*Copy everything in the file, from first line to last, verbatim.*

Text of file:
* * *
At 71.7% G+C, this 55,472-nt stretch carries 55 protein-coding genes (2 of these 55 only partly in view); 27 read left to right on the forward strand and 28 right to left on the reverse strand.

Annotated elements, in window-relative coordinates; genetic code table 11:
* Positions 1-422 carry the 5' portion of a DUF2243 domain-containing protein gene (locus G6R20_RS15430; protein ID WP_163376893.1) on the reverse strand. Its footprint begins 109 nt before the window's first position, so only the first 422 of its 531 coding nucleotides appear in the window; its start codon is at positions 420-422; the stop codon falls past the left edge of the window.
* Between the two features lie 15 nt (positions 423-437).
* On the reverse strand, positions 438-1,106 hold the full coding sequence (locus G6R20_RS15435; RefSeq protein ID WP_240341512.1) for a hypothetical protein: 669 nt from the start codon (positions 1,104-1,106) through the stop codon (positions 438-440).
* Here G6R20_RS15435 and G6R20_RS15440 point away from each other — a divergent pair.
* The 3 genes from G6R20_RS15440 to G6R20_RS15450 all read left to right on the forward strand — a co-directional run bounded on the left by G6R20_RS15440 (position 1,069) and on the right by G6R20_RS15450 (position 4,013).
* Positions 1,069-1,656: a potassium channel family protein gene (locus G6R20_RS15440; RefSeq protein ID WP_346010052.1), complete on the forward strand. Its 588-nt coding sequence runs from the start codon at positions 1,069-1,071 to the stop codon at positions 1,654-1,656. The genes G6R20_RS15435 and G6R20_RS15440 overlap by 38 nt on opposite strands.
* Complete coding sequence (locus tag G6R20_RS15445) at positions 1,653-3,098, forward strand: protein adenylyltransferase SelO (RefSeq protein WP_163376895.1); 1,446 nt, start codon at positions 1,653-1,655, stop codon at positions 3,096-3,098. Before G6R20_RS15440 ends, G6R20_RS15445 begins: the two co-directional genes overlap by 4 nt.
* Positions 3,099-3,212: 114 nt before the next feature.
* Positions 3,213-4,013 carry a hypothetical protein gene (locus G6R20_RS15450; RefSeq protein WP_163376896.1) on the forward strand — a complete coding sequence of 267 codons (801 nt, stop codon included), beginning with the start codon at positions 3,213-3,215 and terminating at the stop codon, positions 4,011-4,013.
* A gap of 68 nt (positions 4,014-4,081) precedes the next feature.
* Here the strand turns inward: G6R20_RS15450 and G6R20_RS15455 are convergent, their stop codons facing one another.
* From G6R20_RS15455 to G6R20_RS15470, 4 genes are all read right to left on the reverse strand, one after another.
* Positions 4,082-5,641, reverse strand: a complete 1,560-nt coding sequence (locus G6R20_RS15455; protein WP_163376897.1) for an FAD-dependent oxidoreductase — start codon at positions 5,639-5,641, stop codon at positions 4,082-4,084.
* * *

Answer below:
At 71.7% G+C, this 55,472-nt stretch carries 55 protein-coding genes (2 of these 55 only partly in view); 27 read left to right on the forward strand and 28 right to left on the reverse strand.

Annotated elements, in window-relative coordinates; genetic code table 11:
* Positions 1-422 carry the 5' portion of a DUF2243 domain-containing protein gene (locus G6R20_RS15430; protein ID WP_163376893.1) on the reverse strand. Its footprint begins 109 nt before the window's first position, so only the first 422 of its 531 coding nucleotides appear in the window; its start codon is at positions 420-422; the stop codon falls past the left edge of the window.
* Between the two features lie 15 nt (positions 423-437).
* On the reverse strand, positions 438-1,106 hold the full coding sequence (locus G6R20_RS15435; RefSeq protein ID WP_240341512.1) for a hypothetical protein: 669 nt from the start codon (positions 1,104-1,106) through the stop codon (positions 438-440).
* Here G6R20_RS15435 and G6R20_RS15440 point away from each other — a divergent pair.
* The 3 genes from G6R20_RS15440 to G6R20_RS15450 all read left to right on the forward strand — a co-directional run bounded on the left by G6R20_RS15440 (position 1,069) and on the right by G6R20_RS15450 (position 4,013).
* Positions 1,069-1,656: a potassium channel family protein gene (locus G6R20_RS15440; RefSeq protein ID WP_346010052.1), complete on the forward strand. Its 588-nt coding sequence runs from the start codon at positions 1,069-1,071 to the stop codon at positions 1,654-1,656. The genes G6R20_RS15435 and G6R20_RS15440 overlap by 38 nt on opposite strands.
* Complete coding sequence (locus tag G6R20_RS15445) at positions 1,653-3,098, forward strand: protein adenylyltransferase SelO (RefSeq protein WP_163376895.1); 1,446 nt, start codon at positions 1,653-1,655, stop codon at positions 3,096-3,098. Before G6R20_RS15440 ends, G6R20_RS15445 begins: the two co-directional genes overlap by 4 nt.
* Positions 3,099-3,212: 114 nt before the next feature.
* Positions 3,213-4,013 carry a hypothetical protein gene (locus G6R20_RS15450; RefSeq protein WP_163376896.1) on the forward strand — a complete coding sequence of 267 codons (801 nt, stop codon included), beginning with the start codon at positions 3,213-3,215 and terminating at the stop codon, positions 4,011-4,013.
* A gap of 68 nt (positions 4,014-4,081) precedes the next feature.
* Here the strand turns inward: G6R20_RS15450 and G6R20_RS15455 are convergent, their stop codons facing one another.
* From G6R20_RS15455 to G6R20_RS15470, 4 genes are all read right to left on the reverse strand, one after another.
* Positions 4,082-5,641, reverse strand: a complete 1,560-nt coding sequence (locus G6R20_RS15455; protein WP_163376897.1) for an FAD-dependent oxidoreductase — start codon at positions 5,639-5,641, stop codon at positions 4,082-4,084.